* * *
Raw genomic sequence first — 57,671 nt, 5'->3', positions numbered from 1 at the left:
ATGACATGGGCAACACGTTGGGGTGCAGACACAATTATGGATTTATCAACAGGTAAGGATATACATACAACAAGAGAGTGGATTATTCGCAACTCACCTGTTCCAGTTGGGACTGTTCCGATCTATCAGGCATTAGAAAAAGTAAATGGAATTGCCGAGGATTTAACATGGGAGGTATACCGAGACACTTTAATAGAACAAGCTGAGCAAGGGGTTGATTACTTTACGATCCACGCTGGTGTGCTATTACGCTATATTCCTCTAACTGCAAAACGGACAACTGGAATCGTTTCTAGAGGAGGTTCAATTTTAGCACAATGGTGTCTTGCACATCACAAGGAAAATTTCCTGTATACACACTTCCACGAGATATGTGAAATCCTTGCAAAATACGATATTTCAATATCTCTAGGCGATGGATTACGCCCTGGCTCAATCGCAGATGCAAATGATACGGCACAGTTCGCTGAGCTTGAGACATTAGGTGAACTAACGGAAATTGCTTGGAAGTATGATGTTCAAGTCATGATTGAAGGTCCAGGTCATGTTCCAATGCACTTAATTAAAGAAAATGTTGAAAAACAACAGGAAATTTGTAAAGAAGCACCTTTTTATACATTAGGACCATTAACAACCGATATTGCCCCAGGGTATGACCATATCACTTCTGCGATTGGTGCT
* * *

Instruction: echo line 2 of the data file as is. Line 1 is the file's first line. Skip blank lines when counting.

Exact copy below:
ATGACATGGGCAACACGTTGGGGTGCAGACACAATTATGGATTTATCAACAGGTAAGGATATACATACAACAAGAGAGTGGATTATTCGCAACTCACCTGTTCCAGTTGGGACTGTTCCGATCTATCAGGCATTAGAAAAAGTAAATGGAATTGCCGAGGATTTAACATGGGAGGTATACCGAGACACTTTAATAGAACAAGCTGAGCAAGGGGTTGATTACTTTACGATCCACGCTGGTGTGCTATTACGCTATATTCCTCTAACTGCAAAACGGACAACTGGAATCGTTTCTAGAGGAGGTTCAATTTTAGCACAATGGTGTCTTGCACATCACAAGGAAAATTTCCTGTATACACACTTCCACGAGATATGTGAAATCCTTGCAAAATACGATATTTCAATATCTCTAGGCGATGGATTACGCCCTGGCTCAATCGCAGATGCAAATGATACGGCACAGTTCGCTGAGCTTGAGACATTAGGTGAACTAACGGAAATTGCTTGGAAGTATGATGTTCAAGTCATGATTGAAGGTCCAGGTCATGTTCCAATGCACTTAATTAAAGAAAATGTTGAAAAACAACAGGAAATTTGTAAAGAAGCACCTTTTTATACATTAGGACCATTAACAACCGATATTGCCCCAGGGTATGACCATATCACTTCTGCGATTGGTGCT